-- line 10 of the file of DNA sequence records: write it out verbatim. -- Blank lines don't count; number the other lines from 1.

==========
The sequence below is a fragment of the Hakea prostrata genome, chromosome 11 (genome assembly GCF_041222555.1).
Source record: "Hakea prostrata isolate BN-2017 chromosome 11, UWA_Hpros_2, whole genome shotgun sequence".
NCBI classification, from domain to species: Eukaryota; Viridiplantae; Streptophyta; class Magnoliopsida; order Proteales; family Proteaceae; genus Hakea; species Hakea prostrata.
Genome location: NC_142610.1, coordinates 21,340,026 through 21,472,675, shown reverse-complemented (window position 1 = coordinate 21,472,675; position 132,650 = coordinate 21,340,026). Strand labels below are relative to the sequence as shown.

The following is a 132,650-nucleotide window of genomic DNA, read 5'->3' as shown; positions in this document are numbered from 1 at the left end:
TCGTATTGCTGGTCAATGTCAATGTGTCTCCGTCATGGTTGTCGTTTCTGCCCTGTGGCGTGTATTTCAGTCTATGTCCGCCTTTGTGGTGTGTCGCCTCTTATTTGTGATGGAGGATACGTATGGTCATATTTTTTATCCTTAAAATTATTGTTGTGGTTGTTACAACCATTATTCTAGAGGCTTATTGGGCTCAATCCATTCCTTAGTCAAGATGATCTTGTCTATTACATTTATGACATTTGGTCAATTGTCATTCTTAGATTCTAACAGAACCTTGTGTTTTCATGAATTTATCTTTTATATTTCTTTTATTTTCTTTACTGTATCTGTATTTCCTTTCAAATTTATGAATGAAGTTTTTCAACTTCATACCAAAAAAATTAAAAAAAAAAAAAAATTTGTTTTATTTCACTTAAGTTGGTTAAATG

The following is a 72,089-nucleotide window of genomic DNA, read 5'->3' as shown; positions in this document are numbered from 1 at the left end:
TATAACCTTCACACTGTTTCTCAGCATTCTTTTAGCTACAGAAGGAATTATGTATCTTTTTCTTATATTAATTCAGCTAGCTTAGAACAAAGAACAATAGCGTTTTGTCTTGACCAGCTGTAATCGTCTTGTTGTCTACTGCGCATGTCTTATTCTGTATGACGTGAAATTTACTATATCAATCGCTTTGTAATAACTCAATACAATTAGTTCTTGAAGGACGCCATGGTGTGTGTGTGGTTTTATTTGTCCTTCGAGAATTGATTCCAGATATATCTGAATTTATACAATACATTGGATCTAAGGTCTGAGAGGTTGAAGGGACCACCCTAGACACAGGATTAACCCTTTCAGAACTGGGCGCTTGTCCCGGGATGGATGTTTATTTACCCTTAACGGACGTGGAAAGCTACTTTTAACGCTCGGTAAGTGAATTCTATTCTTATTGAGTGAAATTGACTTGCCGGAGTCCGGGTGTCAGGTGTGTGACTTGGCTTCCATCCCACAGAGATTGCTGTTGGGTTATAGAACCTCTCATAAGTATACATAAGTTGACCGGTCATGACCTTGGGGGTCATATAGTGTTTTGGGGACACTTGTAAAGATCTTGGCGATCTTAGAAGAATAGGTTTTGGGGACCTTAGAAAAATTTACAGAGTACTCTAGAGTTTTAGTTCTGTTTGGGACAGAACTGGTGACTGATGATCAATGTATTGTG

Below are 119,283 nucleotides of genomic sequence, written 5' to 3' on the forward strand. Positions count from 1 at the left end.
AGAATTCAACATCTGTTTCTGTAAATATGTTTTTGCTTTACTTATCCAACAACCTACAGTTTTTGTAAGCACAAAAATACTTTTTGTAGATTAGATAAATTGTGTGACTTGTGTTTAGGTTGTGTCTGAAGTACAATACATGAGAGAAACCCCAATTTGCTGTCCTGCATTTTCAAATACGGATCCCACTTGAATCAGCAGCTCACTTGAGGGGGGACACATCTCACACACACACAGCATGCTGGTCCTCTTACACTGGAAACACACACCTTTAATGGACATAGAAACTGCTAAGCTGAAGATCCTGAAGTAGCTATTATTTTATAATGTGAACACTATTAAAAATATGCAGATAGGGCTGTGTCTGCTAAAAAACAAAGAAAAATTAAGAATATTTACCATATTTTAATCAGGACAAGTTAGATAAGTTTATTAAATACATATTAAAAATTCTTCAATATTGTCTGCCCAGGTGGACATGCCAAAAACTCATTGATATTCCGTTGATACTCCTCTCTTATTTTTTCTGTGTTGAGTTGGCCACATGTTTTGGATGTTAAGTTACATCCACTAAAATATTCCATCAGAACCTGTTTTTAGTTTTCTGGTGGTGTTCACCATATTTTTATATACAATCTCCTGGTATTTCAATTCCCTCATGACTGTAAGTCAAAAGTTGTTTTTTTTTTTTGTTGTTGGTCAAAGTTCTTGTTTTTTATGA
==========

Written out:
AGAATTCAACATCTGTTTCTGTAAATATGTTTTTGCTTTACTTATCCAACAACCTACAGTTTTTGTAAGCACAAAAATACTTTTTGTAGATTAGATAAATTGTGTGACTTGTGTTTAGGTTGTGTCTGAAGTACAATACATGAGAGAAACCCCAATTTGCTGTCCTGCATTTTCAAATACGGATCCCACTTGAATCAGCAGCTCACTTGAGGGGGGACACATCTCACACACACACAGCATGCTGGTCCTCTTACACTGGAAACACACACCTTTAATGGACATAGAAACTGCTAAGCTGAAGATCCTGAAGTAGCTATTATTTTATAATGTGAACACTATTAAAAATATGCAGATAGGGCTGTGTCTGCTAAAAAACAAAGAAAAATTAAGAATATTTACCATATTTTAATCAGGACAAGTTAGATAAGTTTATTAAATACATATTAAAAATTCTTCAATATTGTCTGCCCAGGTGGACATGCCAAAAACTCATTGATATTCCGTTGATACTCCTCTCTTATTTTTTCTGTGTTGAGTTGGCCACATGTTTTGGATGTTAAGTTACATCCACTAAAATATTCCATCAGAACCTGTTTTTAGTTTTCTGGTGGTGTTCACCATATTTTTATATACAATCTCCTGGTATTTCAATTCCCTCATGACTGTAAGTCAAAAGTTGTTTTTTTTTTTTGTTGTTGGTCAAAGTTCTTGTTTTTTATGA